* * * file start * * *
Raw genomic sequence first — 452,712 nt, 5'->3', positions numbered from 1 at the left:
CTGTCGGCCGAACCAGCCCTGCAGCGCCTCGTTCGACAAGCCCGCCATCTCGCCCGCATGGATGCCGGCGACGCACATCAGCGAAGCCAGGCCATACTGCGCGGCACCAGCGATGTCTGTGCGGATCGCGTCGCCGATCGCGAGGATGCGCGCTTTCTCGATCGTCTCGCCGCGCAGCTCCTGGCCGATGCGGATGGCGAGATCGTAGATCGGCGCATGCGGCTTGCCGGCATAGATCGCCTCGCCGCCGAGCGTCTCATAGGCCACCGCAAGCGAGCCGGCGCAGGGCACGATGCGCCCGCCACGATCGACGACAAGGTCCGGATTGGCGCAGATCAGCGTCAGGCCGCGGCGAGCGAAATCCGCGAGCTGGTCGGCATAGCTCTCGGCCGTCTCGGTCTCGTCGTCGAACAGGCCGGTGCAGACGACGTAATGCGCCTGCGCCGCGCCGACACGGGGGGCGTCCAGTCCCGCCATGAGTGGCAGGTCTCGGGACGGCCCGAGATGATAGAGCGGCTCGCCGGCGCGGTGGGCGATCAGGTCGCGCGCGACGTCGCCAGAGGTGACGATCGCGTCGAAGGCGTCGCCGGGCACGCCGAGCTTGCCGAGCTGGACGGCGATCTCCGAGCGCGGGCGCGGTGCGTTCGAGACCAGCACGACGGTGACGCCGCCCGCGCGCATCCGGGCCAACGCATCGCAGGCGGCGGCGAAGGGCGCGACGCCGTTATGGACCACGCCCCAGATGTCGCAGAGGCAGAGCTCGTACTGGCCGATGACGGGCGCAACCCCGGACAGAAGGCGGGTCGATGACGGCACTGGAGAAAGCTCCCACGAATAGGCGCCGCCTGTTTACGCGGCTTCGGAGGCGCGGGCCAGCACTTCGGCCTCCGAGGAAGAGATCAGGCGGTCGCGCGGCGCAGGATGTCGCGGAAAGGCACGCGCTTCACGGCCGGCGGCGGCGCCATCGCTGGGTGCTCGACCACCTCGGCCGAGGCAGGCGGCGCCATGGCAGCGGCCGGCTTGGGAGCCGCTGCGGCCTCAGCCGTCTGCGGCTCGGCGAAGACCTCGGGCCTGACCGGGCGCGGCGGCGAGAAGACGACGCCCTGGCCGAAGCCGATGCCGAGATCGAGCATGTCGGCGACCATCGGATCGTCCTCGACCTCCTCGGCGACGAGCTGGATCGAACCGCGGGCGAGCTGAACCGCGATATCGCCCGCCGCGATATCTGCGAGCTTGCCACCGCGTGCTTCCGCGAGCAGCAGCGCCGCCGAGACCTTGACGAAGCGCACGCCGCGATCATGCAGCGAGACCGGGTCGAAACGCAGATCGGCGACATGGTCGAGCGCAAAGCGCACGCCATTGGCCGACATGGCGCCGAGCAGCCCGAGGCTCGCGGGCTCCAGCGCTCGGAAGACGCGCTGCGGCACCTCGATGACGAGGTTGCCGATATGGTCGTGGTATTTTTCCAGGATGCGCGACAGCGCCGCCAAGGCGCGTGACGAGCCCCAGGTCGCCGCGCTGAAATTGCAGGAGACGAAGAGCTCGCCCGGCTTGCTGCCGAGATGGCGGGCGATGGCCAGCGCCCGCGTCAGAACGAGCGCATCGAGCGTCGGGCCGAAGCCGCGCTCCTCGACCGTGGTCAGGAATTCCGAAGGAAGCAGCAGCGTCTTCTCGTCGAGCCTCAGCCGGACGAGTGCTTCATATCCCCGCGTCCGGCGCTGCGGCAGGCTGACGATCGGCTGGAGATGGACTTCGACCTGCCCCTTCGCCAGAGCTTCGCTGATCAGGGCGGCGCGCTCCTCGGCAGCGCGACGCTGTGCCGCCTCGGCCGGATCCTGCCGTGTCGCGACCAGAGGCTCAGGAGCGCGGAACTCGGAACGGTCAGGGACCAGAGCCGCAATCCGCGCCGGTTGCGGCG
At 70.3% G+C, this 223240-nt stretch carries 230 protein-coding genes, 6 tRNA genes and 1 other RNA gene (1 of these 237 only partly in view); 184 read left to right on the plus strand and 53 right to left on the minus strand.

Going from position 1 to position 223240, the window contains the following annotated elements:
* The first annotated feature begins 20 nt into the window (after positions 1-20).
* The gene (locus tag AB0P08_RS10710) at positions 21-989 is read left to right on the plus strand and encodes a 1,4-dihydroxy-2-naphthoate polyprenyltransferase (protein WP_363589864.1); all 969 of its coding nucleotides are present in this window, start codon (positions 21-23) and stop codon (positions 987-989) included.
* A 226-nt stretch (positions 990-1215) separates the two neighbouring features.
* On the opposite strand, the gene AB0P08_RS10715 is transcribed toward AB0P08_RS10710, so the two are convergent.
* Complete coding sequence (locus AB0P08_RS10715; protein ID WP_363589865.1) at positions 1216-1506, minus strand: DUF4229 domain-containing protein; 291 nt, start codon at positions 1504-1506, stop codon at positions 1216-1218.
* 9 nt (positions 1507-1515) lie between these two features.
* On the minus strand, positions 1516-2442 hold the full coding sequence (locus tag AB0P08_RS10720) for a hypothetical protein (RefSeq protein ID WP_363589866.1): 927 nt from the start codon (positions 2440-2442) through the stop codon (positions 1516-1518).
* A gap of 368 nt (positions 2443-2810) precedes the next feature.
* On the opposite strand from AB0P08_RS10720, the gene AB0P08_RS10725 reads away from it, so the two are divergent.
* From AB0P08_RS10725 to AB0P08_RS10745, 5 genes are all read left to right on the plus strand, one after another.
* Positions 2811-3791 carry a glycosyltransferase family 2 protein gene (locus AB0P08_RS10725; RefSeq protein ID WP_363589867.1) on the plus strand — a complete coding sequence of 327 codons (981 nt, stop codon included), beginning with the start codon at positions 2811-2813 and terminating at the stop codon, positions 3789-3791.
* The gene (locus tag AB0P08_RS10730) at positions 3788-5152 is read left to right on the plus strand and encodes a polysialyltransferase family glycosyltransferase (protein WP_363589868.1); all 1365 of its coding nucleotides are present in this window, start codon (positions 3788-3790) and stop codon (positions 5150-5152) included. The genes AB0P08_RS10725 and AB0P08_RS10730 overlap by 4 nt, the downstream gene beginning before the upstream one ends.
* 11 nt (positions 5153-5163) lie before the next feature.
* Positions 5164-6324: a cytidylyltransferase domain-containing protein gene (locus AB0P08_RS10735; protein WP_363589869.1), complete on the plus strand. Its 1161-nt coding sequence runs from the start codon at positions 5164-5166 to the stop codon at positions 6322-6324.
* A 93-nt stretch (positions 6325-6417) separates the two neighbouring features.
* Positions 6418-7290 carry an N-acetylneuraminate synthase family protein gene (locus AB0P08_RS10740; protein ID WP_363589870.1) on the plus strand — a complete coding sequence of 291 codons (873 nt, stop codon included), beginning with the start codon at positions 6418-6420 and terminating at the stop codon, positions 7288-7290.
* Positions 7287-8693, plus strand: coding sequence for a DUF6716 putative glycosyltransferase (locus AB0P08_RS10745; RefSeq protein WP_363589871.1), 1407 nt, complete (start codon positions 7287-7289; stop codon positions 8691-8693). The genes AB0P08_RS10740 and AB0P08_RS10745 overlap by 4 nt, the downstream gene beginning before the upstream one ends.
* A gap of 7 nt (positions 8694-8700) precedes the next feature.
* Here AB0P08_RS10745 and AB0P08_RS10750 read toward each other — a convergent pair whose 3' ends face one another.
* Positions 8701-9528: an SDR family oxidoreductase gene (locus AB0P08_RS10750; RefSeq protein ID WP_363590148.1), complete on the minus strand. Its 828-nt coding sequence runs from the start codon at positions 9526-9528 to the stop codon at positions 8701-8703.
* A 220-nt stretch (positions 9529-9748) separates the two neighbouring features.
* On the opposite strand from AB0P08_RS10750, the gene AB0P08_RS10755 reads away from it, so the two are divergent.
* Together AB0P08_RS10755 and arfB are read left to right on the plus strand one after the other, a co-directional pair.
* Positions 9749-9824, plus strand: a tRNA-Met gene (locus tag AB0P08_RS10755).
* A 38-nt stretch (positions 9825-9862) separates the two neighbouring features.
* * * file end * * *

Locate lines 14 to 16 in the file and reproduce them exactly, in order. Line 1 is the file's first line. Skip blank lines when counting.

* From AB0P08_RS10725 to AB0P08_RS10745, 5 genes are all read left to right on the plus strand, one after another.
* Positions 2811-3791 carry a glycosyltransferase family 2 protein gene (locus AB0P08_RS10725; RefSeq protein ID WP_363589867.1) on the plus strand — a complete coding sequence of 327 codons (981 nt, stop codon included), beginning with the start codon at positions 2811-2813 and terminating at the stop codon, positions 3789-3791.
* The gene (locus tag AB0P08_RS10730) at positions 3788-5152 is read left to right on the plus strand and encodes a polysialyltransferase family glycosyltransferase (protein WP_363589868.1); all 1365 of its coding nucleotides are present in this window, start codon (positions 3788-3790) and stop codon (positions 5150-5152) included. The genes AB0P08_RS10725 and AB0P08_RS10730 overlap by 4 nt, the downstream gene beginning before the upstream one ends.